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Arkansas Supreme Court: Unborn Child Not a ‘Person’ Under Sentencing Enhancement Scheme

On December 3, 2015, Brad Hunter Smith and two accomplices lured Cherrish Allbright to a field, shot her with a crossbow, and then struck her head with a bat after ordering her to kneel on the ground. The trio then buried her in a shallow grave.

A week later, one of the accomplices testified about his involvement in the murder, implicating Smith and helping authorities locate Allbright’s body. The autopsy revealed her death was the result of blunt-force trauma to the head and that she was about five weeks pregnant.

Smith was convicted at trial of capital murder, kidnapping, and abuse of a corpse.

The State notified Smith that it intended to present evidence for three aggravating sentencing factors: (1) that the murder was committed in an especially cruel and depraved manner (pursuant to Arkansas Code Annotated Section 5-4-604(8); (2) that Smith knowingly created a great risk of death to a “person” other than Allbright in the commission of the murder (under Section 5-4-604(4)); and (3) that Smith knowingly caused the death of more than one person in the same criminal episode.

Smith’s counsel filed an objection during the trial to counting the unborn child as a “person” for the second and third enhancements but then abandoned this argument prior to sentencing.

The jury was tasked with choosing between the death sentence and life without parole.  Section 5-10-101(c)(1)(A)(i)-(ii).

“To impose a death sentence, a jury must unanimously find beyond a reasonable doubt that an aggravating circumstance exists, that aggravating circumstances outweigh any mitigating circumstances, and that the aggravating circumstances justify a sentence of death.”

Subsequently, the jury found sufficient facts to assign enhancements (1) and (2) and sentenced Smith to death.

Smith filed a motion for post-conviction relief under Arkansas Rules of Criminal Procedure 37.5.  He claimed, among other things, that his lawyer was deficient for failing to object to  enhancement (2) on the ground that the unborn child should not be included in the definition of a “person.” The circuit court denied his petition, and Smith timely appealed.

The issue before the Arkansas Supreme Court was whether the death of an unborn child may be used to sustain an enhancement under Section 5-4-604(4).

Since this issue relates to statutory interpretation, such issues are considered de novo by the Court.  State v. Colvin, 427 S.W.3d 635 (Ark. 2013).  Penal statutes are to be strictly construed with all doubts resolved in favor of the defendant.  Williams v. State, 217 S.W.3d 817 (Ark. 2005).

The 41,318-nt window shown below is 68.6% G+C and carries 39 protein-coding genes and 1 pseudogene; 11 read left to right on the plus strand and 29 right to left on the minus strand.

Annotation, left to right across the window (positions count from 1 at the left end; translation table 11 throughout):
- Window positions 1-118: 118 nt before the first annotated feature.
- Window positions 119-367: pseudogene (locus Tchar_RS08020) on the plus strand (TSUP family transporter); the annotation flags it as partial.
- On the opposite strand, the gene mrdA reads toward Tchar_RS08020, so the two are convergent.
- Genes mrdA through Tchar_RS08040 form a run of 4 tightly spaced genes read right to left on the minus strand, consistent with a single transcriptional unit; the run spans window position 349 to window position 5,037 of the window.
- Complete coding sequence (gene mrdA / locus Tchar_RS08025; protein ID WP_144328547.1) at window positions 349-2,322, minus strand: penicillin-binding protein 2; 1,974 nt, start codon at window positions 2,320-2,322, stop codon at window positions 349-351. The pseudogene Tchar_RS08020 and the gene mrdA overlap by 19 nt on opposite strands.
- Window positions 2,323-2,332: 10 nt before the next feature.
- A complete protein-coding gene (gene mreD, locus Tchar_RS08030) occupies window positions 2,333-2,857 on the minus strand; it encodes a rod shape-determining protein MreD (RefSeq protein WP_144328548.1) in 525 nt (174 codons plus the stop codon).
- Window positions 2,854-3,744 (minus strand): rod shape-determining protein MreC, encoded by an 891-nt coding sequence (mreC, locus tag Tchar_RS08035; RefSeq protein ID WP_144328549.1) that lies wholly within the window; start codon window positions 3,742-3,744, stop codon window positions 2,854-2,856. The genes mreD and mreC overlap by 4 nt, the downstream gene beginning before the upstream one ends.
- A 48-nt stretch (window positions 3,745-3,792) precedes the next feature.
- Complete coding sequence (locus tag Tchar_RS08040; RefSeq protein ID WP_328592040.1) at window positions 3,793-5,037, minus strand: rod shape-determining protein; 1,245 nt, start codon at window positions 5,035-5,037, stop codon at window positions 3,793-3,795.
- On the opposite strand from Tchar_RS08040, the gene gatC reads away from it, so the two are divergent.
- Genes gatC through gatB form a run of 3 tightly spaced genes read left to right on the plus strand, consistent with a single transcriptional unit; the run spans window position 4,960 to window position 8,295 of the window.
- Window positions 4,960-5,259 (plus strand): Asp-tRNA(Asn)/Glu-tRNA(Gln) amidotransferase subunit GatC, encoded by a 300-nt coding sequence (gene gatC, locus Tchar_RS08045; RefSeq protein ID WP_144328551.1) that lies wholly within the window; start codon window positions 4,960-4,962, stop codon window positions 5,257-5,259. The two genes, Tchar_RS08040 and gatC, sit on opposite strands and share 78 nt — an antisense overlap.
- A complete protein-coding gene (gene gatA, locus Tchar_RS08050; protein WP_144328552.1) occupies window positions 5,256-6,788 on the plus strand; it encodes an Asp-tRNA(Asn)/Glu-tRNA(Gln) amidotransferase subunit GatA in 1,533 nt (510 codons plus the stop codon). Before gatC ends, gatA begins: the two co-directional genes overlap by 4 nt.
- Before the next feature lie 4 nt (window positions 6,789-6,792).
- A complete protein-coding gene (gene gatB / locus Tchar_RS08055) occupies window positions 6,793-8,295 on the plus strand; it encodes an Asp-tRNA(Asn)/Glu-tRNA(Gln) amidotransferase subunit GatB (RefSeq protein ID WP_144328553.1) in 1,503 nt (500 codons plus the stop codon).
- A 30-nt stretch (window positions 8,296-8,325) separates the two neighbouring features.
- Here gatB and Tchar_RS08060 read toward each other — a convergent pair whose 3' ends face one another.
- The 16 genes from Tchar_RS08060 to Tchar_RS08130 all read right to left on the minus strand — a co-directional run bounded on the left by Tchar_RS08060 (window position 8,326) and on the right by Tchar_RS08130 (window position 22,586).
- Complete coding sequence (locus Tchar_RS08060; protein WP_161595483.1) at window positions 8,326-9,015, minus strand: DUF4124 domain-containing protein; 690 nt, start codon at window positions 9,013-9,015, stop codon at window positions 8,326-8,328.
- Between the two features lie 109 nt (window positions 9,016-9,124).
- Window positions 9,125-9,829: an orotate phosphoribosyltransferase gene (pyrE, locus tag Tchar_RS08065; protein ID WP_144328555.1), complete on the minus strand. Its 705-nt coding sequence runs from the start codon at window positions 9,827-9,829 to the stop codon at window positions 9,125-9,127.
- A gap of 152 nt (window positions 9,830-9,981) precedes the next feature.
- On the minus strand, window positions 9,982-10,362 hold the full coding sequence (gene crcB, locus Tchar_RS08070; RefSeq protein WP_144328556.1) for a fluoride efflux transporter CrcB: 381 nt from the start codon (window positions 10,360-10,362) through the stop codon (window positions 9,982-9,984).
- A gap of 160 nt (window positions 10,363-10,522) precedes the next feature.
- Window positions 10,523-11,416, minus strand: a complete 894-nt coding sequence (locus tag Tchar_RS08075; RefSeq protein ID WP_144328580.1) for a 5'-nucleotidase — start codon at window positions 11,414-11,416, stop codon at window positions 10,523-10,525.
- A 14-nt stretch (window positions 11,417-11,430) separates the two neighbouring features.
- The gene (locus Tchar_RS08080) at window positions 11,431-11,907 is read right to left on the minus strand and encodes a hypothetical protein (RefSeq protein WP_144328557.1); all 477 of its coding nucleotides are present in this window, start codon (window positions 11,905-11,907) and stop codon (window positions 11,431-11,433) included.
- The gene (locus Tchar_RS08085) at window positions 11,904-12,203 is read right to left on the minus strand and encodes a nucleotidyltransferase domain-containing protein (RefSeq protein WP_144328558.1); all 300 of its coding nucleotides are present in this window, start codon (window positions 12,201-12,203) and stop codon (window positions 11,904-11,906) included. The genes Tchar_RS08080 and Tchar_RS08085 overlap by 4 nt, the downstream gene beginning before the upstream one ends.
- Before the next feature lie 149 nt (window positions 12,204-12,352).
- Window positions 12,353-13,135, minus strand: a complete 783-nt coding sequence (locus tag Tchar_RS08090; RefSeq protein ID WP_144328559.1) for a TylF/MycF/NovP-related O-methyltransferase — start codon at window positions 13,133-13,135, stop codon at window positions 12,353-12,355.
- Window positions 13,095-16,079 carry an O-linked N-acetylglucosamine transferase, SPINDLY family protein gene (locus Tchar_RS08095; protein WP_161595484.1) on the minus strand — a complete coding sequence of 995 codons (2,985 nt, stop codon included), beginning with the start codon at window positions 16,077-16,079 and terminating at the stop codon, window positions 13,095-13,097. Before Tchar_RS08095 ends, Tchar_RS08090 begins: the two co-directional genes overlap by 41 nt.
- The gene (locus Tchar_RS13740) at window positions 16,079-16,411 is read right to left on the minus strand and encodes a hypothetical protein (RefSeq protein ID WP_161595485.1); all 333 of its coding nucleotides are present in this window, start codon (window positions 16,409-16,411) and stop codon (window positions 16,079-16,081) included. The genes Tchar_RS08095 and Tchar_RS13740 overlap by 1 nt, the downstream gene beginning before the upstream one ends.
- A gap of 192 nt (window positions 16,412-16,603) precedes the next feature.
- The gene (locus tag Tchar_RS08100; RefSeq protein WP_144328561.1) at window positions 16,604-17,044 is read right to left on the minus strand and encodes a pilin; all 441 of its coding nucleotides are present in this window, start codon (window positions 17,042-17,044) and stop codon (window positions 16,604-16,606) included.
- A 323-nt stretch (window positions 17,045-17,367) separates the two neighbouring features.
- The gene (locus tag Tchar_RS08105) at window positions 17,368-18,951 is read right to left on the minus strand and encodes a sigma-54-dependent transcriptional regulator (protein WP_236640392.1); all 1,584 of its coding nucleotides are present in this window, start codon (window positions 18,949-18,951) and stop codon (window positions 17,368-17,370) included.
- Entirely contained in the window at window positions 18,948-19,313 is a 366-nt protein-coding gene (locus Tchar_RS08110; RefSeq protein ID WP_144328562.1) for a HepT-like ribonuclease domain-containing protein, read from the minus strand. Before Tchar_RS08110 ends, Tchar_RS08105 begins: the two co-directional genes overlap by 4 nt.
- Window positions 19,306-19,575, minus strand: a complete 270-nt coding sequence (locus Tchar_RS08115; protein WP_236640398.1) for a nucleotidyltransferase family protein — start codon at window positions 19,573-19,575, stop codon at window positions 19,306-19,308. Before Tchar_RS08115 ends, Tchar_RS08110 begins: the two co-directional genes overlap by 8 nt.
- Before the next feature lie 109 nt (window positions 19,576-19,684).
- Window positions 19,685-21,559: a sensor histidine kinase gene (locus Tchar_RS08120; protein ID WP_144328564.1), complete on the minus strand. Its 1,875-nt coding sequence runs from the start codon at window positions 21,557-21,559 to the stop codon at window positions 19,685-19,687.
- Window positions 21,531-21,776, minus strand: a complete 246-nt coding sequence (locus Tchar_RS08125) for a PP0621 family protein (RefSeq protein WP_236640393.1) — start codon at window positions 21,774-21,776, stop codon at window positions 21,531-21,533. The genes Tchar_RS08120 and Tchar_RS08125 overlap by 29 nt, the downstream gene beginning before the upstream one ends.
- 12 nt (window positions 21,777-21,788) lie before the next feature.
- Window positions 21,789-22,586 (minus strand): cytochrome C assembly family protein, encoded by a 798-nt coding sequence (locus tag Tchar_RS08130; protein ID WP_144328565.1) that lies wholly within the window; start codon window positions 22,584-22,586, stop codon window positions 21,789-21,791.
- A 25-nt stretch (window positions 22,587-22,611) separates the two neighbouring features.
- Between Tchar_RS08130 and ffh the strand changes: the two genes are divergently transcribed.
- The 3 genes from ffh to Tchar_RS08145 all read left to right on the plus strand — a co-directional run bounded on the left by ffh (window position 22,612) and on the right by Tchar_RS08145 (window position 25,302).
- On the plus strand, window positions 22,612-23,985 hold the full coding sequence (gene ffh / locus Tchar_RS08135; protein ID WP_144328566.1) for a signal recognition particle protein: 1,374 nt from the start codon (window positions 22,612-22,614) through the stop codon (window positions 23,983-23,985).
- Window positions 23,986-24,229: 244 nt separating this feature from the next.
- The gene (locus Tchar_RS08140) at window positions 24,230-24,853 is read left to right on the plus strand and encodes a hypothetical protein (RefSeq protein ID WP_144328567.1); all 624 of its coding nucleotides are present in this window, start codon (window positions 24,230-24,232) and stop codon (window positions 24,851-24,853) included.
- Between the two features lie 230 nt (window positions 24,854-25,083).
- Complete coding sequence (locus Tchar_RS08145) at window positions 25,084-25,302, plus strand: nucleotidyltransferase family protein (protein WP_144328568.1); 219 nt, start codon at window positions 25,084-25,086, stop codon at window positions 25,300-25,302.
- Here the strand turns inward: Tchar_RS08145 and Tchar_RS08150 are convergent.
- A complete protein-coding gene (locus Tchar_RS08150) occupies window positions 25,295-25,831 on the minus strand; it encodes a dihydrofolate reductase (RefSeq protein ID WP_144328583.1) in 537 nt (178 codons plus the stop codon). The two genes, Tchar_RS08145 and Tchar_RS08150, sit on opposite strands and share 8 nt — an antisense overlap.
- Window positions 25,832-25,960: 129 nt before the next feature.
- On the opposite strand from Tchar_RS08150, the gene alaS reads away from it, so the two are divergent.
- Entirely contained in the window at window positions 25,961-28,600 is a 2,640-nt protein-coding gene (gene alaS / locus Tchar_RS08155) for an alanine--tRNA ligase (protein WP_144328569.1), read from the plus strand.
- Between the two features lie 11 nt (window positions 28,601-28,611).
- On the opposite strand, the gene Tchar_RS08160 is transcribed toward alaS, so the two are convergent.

Section 5-1-102 contains definitions “[a]s used in the Arkansas Criminal Code.”  Subsection 13(A) defines “Person” as “Any natural person.”  Subsection 13(B)(i)(a) then adds, “As used in Sections 5-10-101 through 5-10-105, ‘person’ also includes an unborn child in utero at any stage of development.”

Applying the fundamental principle of statutory construction known by the maxim unius est exclusio alterius (meaning that the express designation of one thing may properly be construed to mean the exclusion of another), the Court found that the Legislature’s specific application of subsection 13(B)(i)(a) to Sections 5-10-101 through 105 necessarily implies that the extended definition of “person” to include an unborn child is only for use when applying those statutes.  Those statutes relate to various forms of killing but specifically do not include the aggravating sentencing factors codified at Section 5-4-605.

Thus, the circuit court erred in allowing the jury to find that enhancement based on the death of Allbright’s unborn child, and Smith’s counsel was deficient in failing to object to this error at sentencing.

Defendants alleging ineffective assistance of counsel must not only establish that counsel was deficient, they must also establish that it likely affected the “outcome of the trial.”  Springs v. State, 387 S.W.3d 143 (Ark. 2012) (citing Strickland v. Washington, 466 U.S. 668 (1984)).

Regarding how the error affected the jury, the Court said, “We cannot read the jury’s mind, and the lack of specificity as to the weight it gave to each aggravating factor is sufficient to undermine our confidence in the outcome of the sentencing.”

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Smith v. State



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